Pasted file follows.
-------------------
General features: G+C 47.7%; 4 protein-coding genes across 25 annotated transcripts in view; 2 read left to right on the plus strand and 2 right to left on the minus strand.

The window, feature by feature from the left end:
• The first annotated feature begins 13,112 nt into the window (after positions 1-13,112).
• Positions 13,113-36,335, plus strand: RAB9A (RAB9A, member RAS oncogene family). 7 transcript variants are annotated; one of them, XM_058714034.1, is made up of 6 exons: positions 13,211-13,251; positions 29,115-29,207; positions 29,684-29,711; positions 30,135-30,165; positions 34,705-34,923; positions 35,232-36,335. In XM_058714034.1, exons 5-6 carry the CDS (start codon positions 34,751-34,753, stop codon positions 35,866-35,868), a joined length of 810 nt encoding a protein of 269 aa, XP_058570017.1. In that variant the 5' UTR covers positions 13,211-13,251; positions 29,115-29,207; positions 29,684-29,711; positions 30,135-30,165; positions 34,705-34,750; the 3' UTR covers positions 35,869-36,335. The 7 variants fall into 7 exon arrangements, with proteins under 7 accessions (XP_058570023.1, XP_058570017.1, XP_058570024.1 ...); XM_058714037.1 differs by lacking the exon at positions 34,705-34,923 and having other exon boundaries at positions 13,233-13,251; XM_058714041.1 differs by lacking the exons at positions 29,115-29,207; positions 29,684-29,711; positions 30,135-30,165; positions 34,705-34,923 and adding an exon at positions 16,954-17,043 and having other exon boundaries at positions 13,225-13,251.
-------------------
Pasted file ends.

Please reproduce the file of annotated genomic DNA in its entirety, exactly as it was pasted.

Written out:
General features: G+C 47.7%; 4 protein-coding genes across 25 annotated transcripts in view; 2 read left to right on the plus strand and 2 right to left on the minus strand.

The window, feature by feature from the left end:
• The first annotated feature begins 13,112 nt into the window (after positions 1-13,112).
• Positions 13,113-36,335, plus strand: RAB9A (RAB9A, member RAS oncogene family). 7 transcript variants are annotated; one of them, XM_058714034.1, is made up of 6 exons: positions 13,211-13,251; positions 29,115-29,207; positions 29,684-29,711; positions 30,135-30,165; positions 34,705-34,923; positions 35,232-36,335. In XM_058714034.1, exons 5-6 carry the CDS (start codon positions 34,751-34,753, stop codon positions 35,866-35,868), a joined length of 810 nt encoding a protein of 269 aa, XP_058570017.1. In that variant the 5' UTR covers positions 13,211-13,251; positions 29,115-29,207; positions 29,684-29,711; positions 30,135-30,165; positions 34,705-34,750; the 3' UTR covers positions 35,869-36,335. The 7 variants fall into 7 exon arrangements, with proteins under 7 accessions (XP_058570023.1, XP_058570017.1, XP_058570024.1 ...); XM_058714037.1 differs by lacking the exon at positions 34,705-34,923 and having other exon boundaries at positions 13,233-13,251; XM_058714041.1 differs by lacking the exons at positions 29,115-29,207; positions 29,684-29,711; positions 30,135-30,165; positions 34,705-34,923 and adding an exon at positions 16,954-17,043 and having other exon boundaries at positions 13,225-13,251.